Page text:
CNS Impacts of Diazoxide That are Relevant to Prader-Willi Syndrome and Hypothalamic Obesity

Insulin and leptin coordinately regulate caloric intake and energy expenditure by inhibiting Neuropeptide Y/Agouti Related Protein (NPY/AGRP) neurons and stimulating proopiomelanocortin (POMC) neurons in the hypothalamus.  Deficiencies in the hypothalamus of either insulin or leptin, or resistance to either will lead to dysregulation of appetite and energy expenditure characterized by increased appetite, which may present as hyperphagia, and reduced energy expenditure.

Leptin interacting with its receptor in these neurons, or insulin interacting with its receptor triggers a cascade, one effect of which is to open the KATP channel.  Those who have studied it most closely have suggested that the KATP channel may function as the molecular end-point of the pathway following leptin activation of the leptin receptor in these hypothalamic neurons.  Treatment with DCCR can directly open the KATP channel in these neurons offering the potential to overcome hypothalamic resistance to the action of leptin and/or insulin and, thereby, re-establish control over appetite and energy expenditure.

Peripheral Effects on Lipogenesis, Lipolysis, and Resting Energy Expenditure

It is clear that the KATP channel is a central regulatory point of fatty acid biosynthesis and fat oxidation.  The channel exerts coordinate control over these processes in adipocytes, hepatocytes and other tissues that synthesize fat.  The channel appears to function as a key step in the feedback regulation of fatty acid biosynthesis by long-chain acyl CoAs, the metabolically active form of free fatty acids.  Agonizing the channel should have a very positive therapeutic impact on fat stores.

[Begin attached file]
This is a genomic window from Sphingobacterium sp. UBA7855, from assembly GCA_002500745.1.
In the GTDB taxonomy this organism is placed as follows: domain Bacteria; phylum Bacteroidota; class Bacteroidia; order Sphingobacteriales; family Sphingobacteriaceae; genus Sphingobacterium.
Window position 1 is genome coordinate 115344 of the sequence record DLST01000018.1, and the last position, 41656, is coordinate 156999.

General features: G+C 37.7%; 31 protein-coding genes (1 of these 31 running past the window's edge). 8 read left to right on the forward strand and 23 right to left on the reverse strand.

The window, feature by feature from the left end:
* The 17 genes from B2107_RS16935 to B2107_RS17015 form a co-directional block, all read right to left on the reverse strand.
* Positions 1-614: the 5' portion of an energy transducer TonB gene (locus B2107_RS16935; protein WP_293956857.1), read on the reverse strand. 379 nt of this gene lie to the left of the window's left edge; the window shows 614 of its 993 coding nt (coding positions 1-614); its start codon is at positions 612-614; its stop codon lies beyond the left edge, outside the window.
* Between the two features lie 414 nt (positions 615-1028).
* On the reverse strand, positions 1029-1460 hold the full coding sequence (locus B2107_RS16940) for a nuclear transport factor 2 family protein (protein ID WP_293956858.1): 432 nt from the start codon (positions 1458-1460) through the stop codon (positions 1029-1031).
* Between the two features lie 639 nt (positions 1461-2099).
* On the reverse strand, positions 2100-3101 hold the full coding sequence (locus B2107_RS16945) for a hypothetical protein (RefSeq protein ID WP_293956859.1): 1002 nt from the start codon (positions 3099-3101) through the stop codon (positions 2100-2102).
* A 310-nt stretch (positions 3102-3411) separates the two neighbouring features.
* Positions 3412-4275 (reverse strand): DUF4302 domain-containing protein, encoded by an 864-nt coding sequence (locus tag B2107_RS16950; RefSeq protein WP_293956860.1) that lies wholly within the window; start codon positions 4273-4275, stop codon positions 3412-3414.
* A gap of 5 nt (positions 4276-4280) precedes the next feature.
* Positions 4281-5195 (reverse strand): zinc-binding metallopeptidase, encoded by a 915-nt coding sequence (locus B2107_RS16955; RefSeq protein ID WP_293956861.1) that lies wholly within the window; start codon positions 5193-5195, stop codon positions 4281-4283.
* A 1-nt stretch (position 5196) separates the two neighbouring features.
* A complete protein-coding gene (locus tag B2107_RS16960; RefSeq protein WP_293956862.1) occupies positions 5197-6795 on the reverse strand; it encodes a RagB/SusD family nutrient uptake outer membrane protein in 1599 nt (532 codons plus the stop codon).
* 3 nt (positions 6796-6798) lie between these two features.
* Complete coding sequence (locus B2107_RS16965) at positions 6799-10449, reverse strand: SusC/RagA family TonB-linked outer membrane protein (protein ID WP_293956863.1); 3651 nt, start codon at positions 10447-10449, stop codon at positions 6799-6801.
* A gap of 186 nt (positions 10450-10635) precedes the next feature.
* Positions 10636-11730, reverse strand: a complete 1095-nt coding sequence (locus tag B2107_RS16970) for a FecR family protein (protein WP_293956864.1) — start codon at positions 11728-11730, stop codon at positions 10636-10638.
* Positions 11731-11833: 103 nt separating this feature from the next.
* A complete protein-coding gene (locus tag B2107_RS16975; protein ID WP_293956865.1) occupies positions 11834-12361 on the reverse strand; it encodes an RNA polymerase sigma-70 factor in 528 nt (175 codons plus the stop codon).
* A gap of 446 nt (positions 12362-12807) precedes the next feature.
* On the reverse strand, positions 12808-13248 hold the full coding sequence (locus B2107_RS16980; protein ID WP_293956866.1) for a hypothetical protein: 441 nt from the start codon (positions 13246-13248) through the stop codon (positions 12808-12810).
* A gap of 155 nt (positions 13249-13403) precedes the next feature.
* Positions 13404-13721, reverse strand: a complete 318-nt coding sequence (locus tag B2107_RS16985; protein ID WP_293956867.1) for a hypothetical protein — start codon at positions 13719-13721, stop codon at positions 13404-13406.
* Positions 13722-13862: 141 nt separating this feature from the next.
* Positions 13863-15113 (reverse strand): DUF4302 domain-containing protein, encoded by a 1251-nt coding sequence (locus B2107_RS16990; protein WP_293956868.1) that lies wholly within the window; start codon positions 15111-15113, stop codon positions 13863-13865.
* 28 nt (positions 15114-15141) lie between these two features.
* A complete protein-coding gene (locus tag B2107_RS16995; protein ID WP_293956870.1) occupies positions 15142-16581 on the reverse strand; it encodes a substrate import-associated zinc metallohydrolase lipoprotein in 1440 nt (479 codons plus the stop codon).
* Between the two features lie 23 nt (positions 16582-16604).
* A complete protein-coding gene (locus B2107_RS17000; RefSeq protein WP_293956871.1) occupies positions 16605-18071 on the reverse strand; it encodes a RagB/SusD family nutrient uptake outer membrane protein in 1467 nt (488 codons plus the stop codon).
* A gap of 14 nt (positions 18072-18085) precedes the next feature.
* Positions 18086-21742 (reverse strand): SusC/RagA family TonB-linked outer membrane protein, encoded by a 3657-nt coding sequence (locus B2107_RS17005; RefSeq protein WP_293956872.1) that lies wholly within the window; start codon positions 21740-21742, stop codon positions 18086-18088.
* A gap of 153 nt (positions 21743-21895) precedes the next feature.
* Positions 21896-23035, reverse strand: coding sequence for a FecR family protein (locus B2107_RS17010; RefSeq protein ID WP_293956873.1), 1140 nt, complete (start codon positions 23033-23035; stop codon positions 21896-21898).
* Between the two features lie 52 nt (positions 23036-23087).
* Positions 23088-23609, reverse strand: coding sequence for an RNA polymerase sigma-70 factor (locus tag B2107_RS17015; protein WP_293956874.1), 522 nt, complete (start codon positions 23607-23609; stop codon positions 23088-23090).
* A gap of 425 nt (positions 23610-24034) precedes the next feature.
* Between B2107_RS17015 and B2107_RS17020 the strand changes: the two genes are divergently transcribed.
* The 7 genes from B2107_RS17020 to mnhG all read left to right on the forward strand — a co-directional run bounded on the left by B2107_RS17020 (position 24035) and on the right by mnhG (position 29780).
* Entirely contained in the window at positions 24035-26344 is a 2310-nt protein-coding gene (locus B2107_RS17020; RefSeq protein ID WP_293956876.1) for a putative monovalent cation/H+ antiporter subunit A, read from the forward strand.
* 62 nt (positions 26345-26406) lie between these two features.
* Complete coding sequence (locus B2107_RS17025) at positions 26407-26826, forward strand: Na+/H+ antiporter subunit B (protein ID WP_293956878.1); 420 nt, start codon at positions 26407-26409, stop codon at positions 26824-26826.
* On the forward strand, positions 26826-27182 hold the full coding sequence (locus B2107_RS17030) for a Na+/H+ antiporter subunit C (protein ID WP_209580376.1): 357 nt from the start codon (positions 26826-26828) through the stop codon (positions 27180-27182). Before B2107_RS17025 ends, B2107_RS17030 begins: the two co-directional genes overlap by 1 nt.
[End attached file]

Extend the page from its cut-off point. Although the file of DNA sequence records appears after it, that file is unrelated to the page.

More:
The impact of DCCR on de-novo lipogenesis and β-oxidation of fat complement the central action of DCCR on food intake and energy expenditure, resulting in highly selective loss of body fat and in improvements in circulating lipid profiles.

These central and peripheral effects are associated with an increase in basal metabolic rate (resting energy expenditure)

Effects on Insulin Sensitivity

Treatment with DCCR results in marked reductions in insulin resistance.  These improvements are achieved by increases in the expression of insulin receptors and by improved post-receptor signaling.  Improvement in insulin resistance of 40-50% have been recorded in clinical studies with DCCR and in clinical studies reported in the published literature.

Protection from Cytotoxic Stress

The KATP channel resides both in the cell membrane and in the mitochondrial inner membrane.  DCCR can agonize both channels.  Agonizing the KATP channel in the mitochondria during times of cytotoxic stress and insult preserves mitochondrial volume and function preventing cell death. There is an extensive literature on this including improving tolerance to stress from cardiac or cerebral ischemia, and many other cytotoxic insults.